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Count your assets before they’re hacked

NIST cybersecurity framework for building automation and asset management

There was a simpler time, not so long ago, when no one really had to worry about securing their operational technology (OT) devices; a time when you could enjoy all the benefits of connectivity and remote access, without the ‘muss and fuss’ of secure passwords or firewalls.

Those days are gone. As Fred Gordy so powerfully writes for FacilitiesNet, “Devices are now in the hacker’s crosshairs.” If that isn’t on your radar, you’re already behind.

I recently wrote about understanding cybersecurity in the context of building automation systems. Cybersecurity can seem overwhelming, but the National Institute of Standards and Technology (NIST) framework is a fantastic way to break down key security elements.

NIST cybersecurity framework for building automation and asset management

Of course, each piece in this framework is significant. They all contribute to a safer cybersecurity environment.

But there’s one that I really want to highlight for you: it’s identifying and tracking your assets.

Why asset management?

Asset management is one of the biggest tasks for cybersecurity. At the end of the day, you can set up all the passwords and firewalls and virus scanners you want. But if you don’t know what’s on your network, you can’t protect it. It’s as simple as that.

Yet so many people I talk to are at a total loss of how to manage their assets. They have out-of-date spreadsheets that no one’s in charge of maintaining. They don’t know how many devices are on their network. And they don’t know where to begin with creating a system to keep track of it all.

How should you start?

You’ll almost certainly go through some trial and error to find a workflow that suits your organization. It won’t happen overnight. The right system is really dependent on the size of your network, criticality of services, how closely the IT and OT departments work together, and so many other factors.  

As one example, Princeton University manages devices through a process to assign IP addresses. Anyone who wants to install a new device has to fill out a form and submit it to the central IT organization. This form specifies what the device is, where it will be located, and other pertinent details. From there the central IT organization assigns the IP address, sets up VLANs, and does whatever else is necessary to get the device up and running. Learn more about how Princeton manages devices and IP addresses.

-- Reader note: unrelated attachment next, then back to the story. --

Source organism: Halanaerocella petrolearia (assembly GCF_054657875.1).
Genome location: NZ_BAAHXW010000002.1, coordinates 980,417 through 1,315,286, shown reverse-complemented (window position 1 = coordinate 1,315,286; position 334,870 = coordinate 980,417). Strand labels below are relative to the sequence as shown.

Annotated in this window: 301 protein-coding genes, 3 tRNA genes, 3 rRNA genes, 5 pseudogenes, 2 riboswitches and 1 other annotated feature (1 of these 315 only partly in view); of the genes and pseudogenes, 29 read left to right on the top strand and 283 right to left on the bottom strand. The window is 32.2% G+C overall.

That’s an excellent way to empower everyone to take part in managing assets, that doesn’t become a scattered array of spreadsheets and out-of-date lists. For your organization, it might look different. Maybe you have asset management software that everyone collaborates on, or a spreadsheet that one person owns. The important thing is to start developing an asset management process.

I know, asset management is a behemoth of a project. (That’s why so many people don’t do it!) Even so, getting a handle on your assets is worth it. Of course, asset management will help make your team more efficient: you can manage maintenance schedules and budgets, or find and troubleshoot devices much faster. But cybersecurity should be your biggest motivator to dust off your device lists.

I urge you to ask yourself: do you know about every piece of hardware and software on your network? Do you have an up-to-date record of all those assets? And do you know who has access to them, physically or remotely? If you can’t answer those questions, today’s the day to start changing that.

Originally published on Automated Buildings

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